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Profile JulieProject donor
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Message 1435145 - Posted: 29 Oct 2013, 13:27:28 UTC

I was just wondering how others feel about the LHC or any other particle accelerator for that matter.
I think it's quite dangerous what they're doing. It's playing with the basic elements of nature.
For instance, they could produce anti matter by accident and thereby annihilate all the matter as we know it!
I really think we should not experiment too much with elements on that scale. It's messing around with the balance that nature built and is still obtaining.
I know I'm not a scientist and I don't know that much about what they're doing but it scares me a bit. Humans can be an intelligent species but we know far from everything and should be very careful with nature. We can read about it all we want but experiments on a level like that are very dangerous IMHO.
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Message 1435149 - Posted: 29 Oct 2013, 13:45:10 UTC

How long has it been running already, and the world's still here ... ?

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Message 1435167 - Posted: 29 Oct 2013, 14:31:09 UTC - in response to Message 1435149.

How long has it been running already, and the world's still here ... ?



True...but I do think they're playing with fire sometimes. Like when they try to reproduce the big bang, is that really necessary? We're way out of our league there!
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Message 1435179 - Posted: 29 Oct 2013, 19:24:46 UTC
Last modified: 29 Oct 2013, 19:28:46 UTC

Note that we see far greater extreme 'atom smashing' every day as cosmic rays hit our atmosphere. There's a few experiments that watch out for the resulting 'air showers' of particles.

The LHC is still a long way off such everyday natural energy extremes. However, the LHC events are created in an exact position that can be carefully studied.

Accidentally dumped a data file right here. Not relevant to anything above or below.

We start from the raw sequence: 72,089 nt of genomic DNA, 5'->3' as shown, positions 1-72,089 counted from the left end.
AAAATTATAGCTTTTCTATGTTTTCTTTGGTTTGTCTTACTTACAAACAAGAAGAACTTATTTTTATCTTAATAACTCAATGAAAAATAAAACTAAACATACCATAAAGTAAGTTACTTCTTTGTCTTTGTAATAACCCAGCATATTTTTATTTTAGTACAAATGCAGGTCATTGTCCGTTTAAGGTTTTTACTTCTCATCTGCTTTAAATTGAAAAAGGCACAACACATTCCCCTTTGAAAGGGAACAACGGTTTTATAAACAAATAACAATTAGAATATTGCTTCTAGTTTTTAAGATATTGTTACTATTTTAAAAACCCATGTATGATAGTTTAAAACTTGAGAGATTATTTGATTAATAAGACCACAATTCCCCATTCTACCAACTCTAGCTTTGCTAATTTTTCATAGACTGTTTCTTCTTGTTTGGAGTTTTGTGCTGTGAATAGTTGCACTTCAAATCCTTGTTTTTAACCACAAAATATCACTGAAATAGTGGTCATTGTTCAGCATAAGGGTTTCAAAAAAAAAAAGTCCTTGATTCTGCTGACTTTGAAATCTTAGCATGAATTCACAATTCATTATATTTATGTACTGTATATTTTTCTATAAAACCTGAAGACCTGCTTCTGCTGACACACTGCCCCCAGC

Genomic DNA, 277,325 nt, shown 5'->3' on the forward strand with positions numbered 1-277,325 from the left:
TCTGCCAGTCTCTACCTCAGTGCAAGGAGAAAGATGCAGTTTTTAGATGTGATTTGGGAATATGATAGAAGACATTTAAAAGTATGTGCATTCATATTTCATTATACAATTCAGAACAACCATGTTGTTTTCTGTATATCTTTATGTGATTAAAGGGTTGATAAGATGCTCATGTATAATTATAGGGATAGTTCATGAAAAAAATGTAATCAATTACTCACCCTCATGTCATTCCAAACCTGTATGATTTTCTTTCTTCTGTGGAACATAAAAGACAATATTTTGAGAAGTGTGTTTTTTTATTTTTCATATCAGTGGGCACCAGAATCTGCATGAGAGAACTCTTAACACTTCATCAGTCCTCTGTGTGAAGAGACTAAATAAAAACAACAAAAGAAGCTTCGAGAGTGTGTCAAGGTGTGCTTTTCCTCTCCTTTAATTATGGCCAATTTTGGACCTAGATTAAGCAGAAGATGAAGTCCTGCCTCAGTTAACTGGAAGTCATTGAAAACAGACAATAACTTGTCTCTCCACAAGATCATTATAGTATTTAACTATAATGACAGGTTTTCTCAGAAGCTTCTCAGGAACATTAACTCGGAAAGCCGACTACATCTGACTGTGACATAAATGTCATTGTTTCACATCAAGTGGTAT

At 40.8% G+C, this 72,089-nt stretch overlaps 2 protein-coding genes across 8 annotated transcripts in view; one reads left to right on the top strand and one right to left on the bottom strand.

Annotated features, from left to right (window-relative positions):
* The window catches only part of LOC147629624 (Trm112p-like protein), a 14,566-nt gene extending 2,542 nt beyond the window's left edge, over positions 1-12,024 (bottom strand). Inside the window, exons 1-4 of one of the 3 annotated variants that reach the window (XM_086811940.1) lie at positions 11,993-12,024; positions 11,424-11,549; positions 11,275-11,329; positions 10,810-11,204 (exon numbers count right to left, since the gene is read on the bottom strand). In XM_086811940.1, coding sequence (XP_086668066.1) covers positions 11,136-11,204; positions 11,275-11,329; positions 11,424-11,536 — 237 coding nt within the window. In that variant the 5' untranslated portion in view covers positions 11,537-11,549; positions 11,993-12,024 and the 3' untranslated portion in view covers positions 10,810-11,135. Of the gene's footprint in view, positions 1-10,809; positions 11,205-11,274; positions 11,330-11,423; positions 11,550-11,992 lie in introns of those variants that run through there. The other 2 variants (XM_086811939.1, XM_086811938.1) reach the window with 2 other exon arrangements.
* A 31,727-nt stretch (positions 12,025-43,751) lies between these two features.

A more realistic question is whether we might be burning out a small spot in spacetime in repeating the same experiment so many times each second at the exact same spot! Kinda like wearing out your carpet at a doorway... (Joke! :-) )


And then also there are the sprites and elves from lightning strikes that also far exceed the LHC for power...

And we're still here...

Keep search in'
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Message 1435184 - Posted: 29 Oct 2013, 19:39:04 UTC

my understanding is that antimatter reacts with equal amounts of matter. If that is true the actual damage is quite small.
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Message 1435199 - Posted: 29 Oct 2013, 20:08:15 UTC

It also just came to mind that they're indeed working with small quantities and I also think it's great we're able to experiment on a quantum scale whereas that's not possible on an astronomical level. I just hope that, even on such a small level, they know what they're doing...
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Message 1435233 - Posted: 29 Oct 2013, 20:56:24 UTC

The Book Earth by David Brin.

A Masterwork.

Speaks to your question.

600 pages of Brilliance.

Corn 'it'
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Message 1435262 - Posted: 29 Oct 2013, 21:36:06 UTC

Now that would be science 'fiction' if you will.
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Message 1435281 - Posted: 29 Oct 2013, 22:05:54 UTC - in response to Message 1435262.

I agree with Julie. Cern, also stands for Nuclear Research. The instruments used at CERN are purpose-built particle accelerators and detectors. Accelerators boost beams of particles to high energies before the beams are made to collide with each other or with stationary targets. Detectors observe and record the results of these collisions.

If anything goes wrong they could blow up Meyrin, Switzerland. You never know.

"Anything that can go wrong, will go wrong". Muphry's law.


The universe wastes nothing, it's simply transferred.





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Message 1435291 - Posted: 29 Oct 2013, 22:18:11 UTC

That's exactly what I was thinking this morning! Thanx Lynn:)
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Message 1435303 - Posted: 29 Oct 2013, 22:40:28 UTC - in response to Message 1435199.

... I just hope that, even on such a small level, they know what they're doing...

'course they don't... That's why we're experimenting!


Keep search in'
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Message 1435309 - Posted: 29 Oct 2013, 22:47:50 UTC - in response to Message 1435281.

... If anything goes wrong they could blow up Meyrin, Switzerland. You never know. ...

It already has and a section has blown up. Spectacular electromagnetic torque that tore apart substantial concrete mounts. We also lost most of the world's supply of helium in a few minutes...

Then, that is merely just one of the hazards of the world's largest superconducting electromagnet...